The Student Loan Crisis: Why Did it Happen & Where Does it Stand?
Outside of mortgages, student loan debt is the largest form of consumer debt - sitting at $1.4 trillion from borrowers across the United States. The average per borrower is $37,172, as of 2017.1 While the severity of the student loan debt crisis is undeniable, the real issue is - how did we get here in the first place?
A Quick History of Student Loan Debt
Decades ago, the student loan market was left fairly unregulated. Tuition was set by the schools and the majority of student loans were offered through private lenders and banks, but guaranteed by the federal government. Individual loans tended to stay on the conservative side, just a few thousand dollars typically, to reflect modest tuition prices of private and public universities. Slowly at first, tuition began to creep up. In return, loan sizes began to grow. Then, between the late 90’s and today, tuition costs accelerated upwards very significantly. In return, so did loan sizes. The loan system, however, has changed very little to accommodate.
Factors Affecting Student Loan Debt Today
When taking a look at student loan debt affecting Americans today, there are three major factors contributing to the crisis.
Factor #1: Rising Tuition Prices
Between 2000 and 2010, universities raised tuition costs approximately five percent per year. That average has dropped in recent years to 2.2 percent from 2010 to 2020.2
Simply put, universities and colleges are continually hiking up the cost of tuition. Add on room and board, health coverage, mandatory student activity fees and more, and most families face thousands more on top of tuition.
In fact, the cost to attend college has doubled in the past 40 years. According to the National Center for Education Statistics, the average cost to attend university (including tuition, fees and room and board) was $11,138 (adjusted for 2018 dollars). In comparison, tuition in 2018 averaged $23,835.3
Factor #2: Pay Inequality
More women are accruing student loan debt than men - two-thirds of America’s student loan debt is held by women, equaling nearly one trillion dollars!4
The problem is, once women hit the workforce, they’re facing an uphill battle paying down debt. Assuming a woman graduates in her early twenties, she will make approximately 89 cents to every dollar a male counterpart makes. As women age, that number drops. By the time a woman retires in her early 60s, she’s making on average 75 cents to the male dollar. And if a woman decides to have a child, she’s earning even less - approximately 71 cents, or $16,000 less than a father in the same position.4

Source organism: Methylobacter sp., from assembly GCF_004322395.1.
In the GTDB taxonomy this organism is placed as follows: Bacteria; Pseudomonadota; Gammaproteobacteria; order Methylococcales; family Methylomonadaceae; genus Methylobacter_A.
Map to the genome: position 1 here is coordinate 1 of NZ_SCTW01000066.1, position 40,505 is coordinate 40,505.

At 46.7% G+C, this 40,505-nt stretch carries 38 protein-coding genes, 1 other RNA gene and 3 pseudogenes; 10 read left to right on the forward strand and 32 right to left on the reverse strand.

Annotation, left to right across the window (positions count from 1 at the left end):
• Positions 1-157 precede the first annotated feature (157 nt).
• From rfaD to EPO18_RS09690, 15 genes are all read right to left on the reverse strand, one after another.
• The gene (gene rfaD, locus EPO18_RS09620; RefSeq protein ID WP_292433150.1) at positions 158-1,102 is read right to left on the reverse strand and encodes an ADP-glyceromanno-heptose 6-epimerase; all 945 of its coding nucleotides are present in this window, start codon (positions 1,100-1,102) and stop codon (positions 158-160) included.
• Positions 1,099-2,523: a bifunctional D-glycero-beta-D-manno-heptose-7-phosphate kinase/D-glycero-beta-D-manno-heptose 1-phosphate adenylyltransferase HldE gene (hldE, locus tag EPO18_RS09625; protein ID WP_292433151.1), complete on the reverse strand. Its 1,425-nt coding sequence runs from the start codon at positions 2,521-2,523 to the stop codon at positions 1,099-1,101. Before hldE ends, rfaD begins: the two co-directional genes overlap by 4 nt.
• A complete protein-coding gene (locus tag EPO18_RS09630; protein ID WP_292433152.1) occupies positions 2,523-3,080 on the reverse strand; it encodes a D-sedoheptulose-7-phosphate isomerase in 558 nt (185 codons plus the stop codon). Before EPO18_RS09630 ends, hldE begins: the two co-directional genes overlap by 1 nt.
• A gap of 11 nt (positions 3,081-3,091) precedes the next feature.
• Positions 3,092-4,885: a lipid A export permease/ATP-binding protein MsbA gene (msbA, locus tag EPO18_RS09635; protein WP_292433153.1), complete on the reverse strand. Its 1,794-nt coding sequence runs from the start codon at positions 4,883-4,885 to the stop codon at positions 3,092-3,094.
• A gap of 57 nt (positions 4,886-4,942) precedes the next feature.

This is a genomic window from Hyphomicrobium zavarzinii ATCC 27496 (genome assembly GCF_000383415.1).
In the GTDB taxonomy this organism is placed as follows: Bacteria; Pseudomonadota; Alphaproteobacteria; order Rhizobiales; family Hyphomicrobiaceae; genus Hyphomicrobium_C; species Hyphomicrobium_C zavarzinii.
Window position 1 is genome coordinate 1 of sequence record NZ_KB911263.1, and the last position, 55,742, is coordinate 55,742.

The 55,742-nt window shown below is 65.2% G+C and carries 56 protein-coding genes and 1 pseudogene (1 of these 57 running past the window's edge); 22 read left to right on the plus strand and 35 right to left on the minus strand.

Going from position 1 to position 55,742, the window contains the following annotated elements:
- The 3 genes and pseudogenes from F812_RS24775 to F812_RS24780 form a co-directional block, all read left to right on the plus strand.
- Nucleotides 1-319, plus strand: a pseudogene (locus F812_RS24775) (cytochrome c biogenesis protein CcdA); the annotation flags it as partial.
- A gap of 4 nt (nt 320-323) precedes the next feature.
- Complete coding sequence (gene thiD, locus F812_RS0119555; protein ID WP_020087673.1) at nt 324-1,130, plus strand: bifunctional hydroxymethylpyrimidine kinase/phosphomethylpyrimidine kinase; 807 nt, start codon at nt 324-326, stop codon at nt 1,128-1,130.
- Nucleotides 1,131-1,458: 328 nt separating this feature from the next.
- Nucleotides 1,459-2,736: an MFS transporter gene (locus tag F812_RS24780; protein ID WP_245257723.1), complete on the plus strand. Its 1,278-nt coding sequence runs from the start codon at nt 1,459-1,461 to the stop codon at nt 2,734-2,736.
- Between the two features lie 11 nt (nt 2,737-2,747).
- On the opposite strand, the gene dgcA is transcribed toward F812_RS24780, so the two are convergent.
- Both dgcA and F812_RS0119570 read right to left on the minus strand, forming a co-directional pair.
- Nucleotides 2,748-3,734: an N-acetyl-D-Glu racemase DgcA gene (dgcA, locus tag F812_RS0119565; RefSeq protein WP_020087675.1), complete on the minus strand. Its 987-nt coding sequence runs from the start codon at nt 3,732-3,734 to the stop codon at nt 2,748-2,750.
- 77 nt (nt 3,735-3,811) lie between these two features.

With the majority of student debt holders facing unequal pay in the workforce, the ability to pay that debt down continues to be a problem.
Factor #3: False Sense of Loan Forgiveness
The majority of people taking out student loans are young, around 17 or 18. And yet, they’re signing up for a multi-decade commitment. While some federal student loan plans are meant to be paid back in 10 years or less, many borrowers find themselves expecting to still be paying back loans into their 40s.5
Taking on such a commitment at a young age has become the norm, but many take on this debt without thinking realistically or long-term. It’s likely debt borrowers have heard of loan forgiveness programs, thinking they’re easily attainable after graduation. The problem is, there’s large competition for such programs, and there’s no guarantee these options will still be available once a student graduates. With the assumption that loan forgiveness is on the other side, it may feel easier to sign the papers in the first place.
Student Loan Debt & The Economy
Student loan debt has a ripple effect on the economy - graduates are hesitant to take on more debt, especially high-interest debt like credit cards. While this is a smart move for the graduate, this leaves the banks earning less in revenue from their high interest rates and fees.
But this is impacting "good debt" as well. Individuals with heavy student loans don’t have the necessary savings to purchase a home, meaning the housing market sees less demand. And with less financial security than generations before, they are waiting longer to start having families.
In early 2020, America faced COVID-19 and experienced record unemployment numbers. With millions out of work and the start of our next recession, student loan debt is a hurdle that can make financial survival even harder for young people. While a moratorium was placed on most federal student loans through the CARES Act through the end of 2020, those with private loans have been left at the mercy of each individual institution.
The student loan crisis is very real, and it’s going to take a major systems overhaul to resolve. In the meantime, you can help your child or grandchild tackle future education expenses by starting a 529 savings plan. Or, speak with your financial advisor about other options available to you.
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